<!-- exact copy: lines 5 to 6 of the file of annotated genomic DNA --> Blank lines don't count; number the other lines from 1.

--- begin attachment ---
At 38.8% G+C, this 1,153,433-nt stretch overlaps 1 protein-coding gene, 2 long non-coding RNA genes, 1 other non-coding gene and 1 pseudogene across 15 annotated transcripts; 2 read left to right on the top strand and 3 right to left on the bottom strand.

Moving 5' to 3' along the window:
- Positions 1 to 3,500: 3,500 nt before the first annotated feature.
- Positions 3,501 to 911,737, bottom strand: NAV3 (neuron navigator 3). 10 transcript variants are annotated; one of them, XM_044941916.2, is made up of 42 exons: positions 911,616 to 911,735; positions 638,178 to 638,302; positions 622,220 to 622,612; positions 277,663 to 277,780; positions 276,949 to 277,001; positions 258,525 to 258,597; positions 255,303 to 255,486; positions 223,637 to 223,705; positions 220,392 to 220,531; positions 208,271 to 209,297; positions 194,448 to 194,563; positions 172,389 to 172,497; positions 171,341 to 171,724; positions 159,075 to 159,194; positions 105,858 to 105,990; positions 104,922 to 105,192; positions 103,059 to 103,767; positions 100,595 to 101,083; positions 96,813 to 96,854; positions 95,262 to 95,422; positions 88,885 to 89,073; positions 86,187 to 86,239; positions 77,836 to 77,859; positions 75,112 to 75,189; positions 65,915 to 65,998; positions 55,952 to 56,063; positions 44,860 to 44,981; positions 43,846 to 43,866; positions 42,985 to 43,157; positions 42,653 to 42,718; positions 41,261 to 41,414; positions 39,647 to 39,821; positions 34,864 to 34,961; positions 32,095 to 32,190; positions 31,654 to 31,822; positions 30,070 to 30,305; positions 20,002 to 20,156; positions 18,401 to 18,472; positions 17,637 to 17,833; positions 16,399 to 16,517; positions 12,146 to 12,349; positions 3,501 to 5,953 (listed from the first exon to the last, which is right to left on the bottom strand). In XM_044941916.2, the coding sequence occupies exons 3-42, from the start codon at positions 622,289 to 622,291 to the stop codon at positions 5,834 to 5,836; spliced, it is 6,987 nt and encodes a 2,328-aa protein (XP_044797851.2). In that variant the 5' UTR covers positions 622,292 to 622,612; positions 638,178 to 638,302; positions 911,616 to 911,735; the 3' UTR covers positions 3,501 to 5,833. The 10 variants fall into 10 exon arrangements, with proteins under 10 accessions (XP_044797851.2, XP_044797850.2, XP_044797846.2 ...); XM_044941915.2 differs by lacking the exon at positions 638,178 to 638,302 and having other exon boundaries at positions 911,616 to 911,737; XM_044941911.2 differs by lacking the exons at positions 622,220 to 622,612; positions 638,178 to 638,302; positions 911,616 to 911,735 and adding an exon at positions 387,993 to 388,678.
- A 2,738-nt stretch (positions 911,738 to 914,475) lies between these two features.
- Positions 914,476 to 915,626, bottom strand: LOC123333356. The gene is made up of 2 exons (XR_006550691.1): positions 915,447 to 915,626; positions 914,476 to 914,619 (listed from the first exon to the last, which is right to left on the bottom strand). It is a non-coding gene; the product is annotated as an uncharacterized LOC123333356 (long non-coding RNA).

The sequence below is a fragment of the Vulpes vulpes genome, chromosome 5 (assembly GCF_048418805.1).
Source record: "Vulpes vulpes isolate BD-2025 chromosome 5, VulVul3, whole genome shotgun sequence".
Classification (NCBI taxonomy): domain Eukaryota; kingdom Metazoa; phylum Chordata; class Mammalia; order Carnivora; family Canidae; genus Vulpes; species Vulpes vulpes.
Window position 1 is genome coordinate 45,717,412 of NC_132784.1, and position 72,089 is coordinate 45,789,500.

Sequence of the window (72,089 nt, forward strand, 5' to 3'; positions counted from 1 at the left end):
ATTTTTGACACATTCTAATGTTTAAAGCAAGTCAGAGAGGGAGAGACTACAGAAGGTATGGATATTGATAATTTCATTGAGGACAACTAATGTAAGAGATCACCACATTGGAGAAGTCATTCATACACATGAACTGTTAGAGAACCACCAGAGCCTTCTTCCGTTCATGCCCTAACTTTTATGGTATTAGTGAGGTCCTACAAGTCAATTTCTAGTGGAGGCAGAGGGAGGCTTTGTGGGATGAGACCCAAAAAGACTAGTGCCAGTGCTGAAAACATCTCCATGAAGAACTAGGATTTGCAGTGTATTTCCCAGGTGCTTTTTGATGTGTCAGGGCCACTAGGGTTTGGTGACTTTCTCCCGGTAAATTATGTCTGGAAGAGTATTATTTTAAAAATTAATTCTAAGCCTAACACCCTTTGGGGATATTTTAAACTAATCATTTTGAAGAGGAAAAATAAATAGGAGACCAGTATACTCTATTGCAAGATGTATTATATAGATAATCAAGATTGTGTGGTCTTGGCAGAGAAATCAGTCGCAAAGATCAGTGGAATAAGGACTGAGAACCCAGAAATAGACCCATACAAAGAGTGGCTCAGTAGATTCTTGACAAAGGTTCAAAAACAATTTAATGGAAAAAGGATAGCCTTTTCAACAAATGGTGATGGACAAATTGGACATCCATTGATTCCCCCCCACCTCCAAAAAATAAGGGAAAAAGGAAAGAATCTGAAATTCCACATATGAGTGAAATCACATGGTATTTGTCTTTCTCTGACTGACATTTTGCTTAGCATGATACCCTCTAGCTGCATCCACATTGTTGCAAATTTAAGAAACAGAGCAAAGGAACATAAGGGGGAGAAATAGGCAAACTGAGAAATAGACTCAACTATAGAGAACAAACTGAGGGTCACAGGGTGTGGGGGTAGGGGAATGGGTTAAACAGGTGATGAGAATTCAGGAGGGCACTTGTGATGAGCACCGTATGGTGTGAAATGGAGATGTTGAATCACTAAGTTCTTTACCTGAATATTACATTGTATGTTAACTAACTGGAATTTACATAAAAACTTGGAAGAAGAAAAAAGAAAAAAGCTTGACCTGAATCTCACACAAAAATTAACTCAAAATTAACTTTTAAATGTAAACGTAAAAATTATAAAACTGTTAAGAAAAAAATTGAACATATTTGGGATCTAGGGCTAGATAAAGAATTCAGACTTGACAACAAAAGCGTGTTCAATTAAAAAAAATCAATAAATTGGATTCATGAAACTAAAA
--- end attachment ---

- A 2,738-nt stretch (positions 911,738 to 914,475) lies between these two features.
- Positions 914,476 to 915,626, bottom strand: LOC123333356. The gene is made up of 2 exons (XR_006550691.1): positions 915,447 to 915,626; positions 914,476 to 914,619 (listed from the first exon to the last, which is right to left on the bottom strand). It is a non-coding gene; the product is annotated as an uncharacterized LOC123333356 (long non-coding RNA).